Japan vows to clamp down on suicide websites after 'despicable' serial murder of nine

Investigators removing items from the flat of Takahiro Shiraishi in Zama, Kanagawa Prefecture, Japan, on Oct 31, 2017. He told police he cut up his victims and "disposed of their flesh and internal organs like trash", while keeping their heads and bo
Investigators removing items from the flat of Takahiro Shiraishi in Zama, Kanagawa Prefecture, Japan, on Oct 31, 2017. He told police he cut up his victims and "disposed of their flesh and internal organs like trash", while keeping their heads and bones.PHOTO: EPA-EFE

TOKYO - Nearly two weeks after a man was arrested for killing and cutting up nine people, Japan has vowed a concerted response against 'suicide websites'.

Takahiro Shiraishi, 27, who was nabbed on Oct 31, has confessed to preying on victims who expressed suicidal thoughts on social networking site Twitter, luring them with suicide pacts to die together.

But he reneged on this pact, killing and dismembering his victims whom he found using the hashtag "suicide recruitment". Nine heads and 240 bones belonging to his nine victims - eight females and one male aged between 15 and 26 - were found at his Kanagawa apartment on Halloween.

Chief Cabinet Secretary Yoshihide Suga on Friday (Nov 10) said specific steps to clamp down on websites and social media sites that propagate suicide content will be announced next month.

"The use of Twitter - a social networking site that is difficult to keep an eye on - to exploit the cries for help by victims who wrote about committing suicide is despicable," he said. "We will get to the bottom of this crime, and work towards preventing its re-occurrence."

Minister of Internal Affairs and Communications Seiko Noda, in noting that 50 per cent of junior high and 90 per cent of senior high students own smartphones, stressed that utmost efforts will be made to plug any loopholes in Internet regulations.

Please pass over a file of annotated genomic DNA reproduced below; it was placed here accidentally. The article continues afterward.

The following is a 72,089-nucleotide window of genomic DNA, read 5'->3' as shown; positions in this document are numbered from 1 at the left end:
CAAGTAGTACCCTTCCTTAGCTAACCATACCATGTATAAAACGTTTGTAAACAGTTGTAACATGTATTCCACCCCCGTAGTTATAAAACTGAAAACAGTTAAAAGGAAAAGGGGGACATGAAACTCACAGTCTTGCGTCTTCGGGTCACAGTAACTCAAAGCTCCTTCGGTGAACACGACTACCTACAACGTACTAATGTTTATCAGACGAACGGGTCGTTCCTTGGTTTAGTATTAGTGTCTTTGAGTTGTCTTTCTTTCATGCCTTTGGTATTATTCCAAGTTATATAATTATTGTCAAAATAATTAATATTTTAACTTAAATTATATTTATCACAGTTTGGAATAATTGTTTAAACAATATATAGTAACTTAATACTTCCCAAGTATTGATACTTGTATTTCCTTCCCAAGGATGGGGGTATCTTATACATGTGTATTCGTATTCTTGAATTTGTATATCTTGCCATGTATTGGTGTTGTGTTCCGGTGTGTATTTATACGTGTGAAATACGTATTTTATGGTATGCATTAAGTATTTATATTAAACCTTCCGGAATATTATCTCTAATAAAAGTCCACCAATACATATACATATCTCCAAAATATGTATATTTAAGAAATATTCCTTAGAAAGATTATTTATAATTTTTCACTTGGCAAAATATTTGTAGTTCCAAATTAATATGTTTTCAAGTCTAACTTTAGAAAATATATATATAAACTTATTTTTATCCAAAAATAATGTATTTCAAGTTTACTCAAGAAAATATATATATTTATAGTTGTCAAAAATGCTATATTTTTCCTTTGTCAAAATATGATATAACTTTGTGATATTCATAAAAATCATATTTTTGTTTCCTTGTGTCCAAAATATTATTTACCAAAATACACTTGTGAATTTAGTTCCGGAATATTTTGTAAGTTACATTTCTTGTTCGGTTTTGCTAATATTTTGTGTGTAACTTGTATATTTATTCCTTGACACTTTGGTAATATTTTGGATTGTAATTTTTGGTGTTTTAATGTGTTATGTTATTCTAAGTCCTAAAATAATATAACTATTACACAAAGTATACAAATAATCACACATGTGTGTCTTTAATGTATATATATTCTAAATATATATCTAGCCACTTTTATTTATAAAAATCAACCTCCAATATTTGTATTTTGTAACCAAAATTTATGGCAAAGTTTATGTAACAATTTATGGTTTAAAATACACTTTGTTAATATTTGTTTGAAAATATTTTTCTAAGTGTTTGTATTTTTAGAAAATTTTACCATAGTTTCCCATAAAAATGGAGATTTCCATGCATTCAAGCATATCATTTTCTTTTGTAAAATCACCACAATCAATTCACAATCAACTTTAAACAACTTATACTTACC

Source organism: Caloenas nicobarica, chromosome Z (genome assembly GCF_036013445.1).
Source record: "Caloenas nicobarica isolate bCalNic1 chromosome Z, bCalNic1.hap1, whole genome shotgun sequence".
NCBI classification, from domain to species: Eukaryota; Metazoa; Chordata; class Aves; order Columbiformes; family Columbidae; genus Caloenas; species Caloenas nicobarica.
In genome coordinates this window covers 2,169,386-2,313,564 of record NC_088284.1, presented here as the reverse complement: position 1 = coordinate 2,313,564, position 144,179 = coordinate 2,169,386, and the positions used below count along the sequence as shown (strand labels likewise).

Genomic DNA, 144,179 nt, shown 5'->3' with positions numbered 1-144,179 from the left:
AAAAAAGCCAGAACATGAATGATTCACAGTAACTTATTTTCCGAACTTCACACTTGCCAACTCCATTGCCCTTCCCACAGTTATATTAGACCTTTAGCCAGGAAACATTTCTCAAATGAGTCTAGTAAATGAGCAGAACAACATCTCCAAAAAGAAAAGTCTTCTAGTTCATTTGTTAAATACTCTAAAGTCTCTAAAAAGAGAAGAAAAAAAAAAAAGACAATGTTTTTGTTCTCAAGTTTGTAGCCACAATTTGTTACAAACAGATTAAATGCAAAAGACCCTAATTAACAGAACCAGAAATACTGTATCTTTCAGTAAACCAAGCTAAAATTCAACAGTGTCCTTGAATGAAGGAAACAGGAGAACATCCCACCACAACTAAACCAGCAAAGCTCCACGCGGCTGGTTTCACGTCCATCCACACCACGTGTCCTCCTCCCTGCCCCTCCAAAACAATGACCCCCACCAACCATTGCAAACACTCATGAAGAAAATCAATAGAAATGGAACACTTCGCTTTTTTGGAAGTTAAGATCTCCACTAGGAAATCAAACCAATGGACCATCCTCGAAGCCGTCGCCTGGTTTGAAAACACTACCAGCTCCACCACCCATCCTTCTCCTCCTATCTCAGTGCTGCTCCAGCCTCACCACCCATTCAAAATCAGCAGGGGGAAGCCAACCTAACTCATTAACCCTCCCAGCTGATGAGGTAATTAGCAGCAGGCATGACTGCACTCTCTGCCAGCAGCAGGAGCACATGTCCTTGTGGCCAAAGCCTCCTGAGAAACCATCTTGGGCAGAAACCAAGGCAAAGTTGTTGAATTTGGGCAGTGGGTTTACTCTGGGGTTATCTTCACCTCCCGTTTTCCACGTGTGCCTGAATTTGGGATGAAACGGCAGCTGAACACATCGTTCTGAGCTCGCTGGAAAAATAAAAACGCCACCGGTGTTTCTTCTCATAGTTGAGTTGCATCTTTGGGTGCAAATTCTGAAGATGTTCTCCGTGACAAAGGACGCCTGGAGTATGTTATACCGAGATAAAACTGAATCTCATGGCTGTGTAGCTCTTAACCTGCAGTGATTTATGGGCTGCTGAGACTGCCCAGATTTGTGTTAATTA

In the first half of this year, more than 900 people under the age of 18 have fallen victim to crimes via social media, including sexual crimes such as child prostitution and pornography, National Police Agency statistics show.

 

Criminal profiler Enzo Yaksic, director of Northeastern University's Atypical Homicide Research Group, told The Straits Times that with increased surveillance, serial killers now "behave in ways that are not typical to how they operated in the past".

He said: "Researchers are beginning to see the dark recesses of the Internet feature prominently in the planning stages of a serial murderer, as they utilise it to locate potential victims, research the methods of previous killers, connect with other like-minded individuals, and store records of their activities and achievements."

The Japan Times said in an editorial on Friday that outright regulation of online messages posted anonymously through accounts using pseudonyms would be difficult. Further complicating matters is the fact that users may choose to exchange messages directly with each other after the first contact is made.

Shiraishi's spate of murders has sent shockwaves across highly-wired Japan, a nation with low crime rates but with a seeming propensity for violent crime.

He has been quoted as telling the police that none of his victims "had actually wanted to die", and that he "could not remember any faces after the second victim".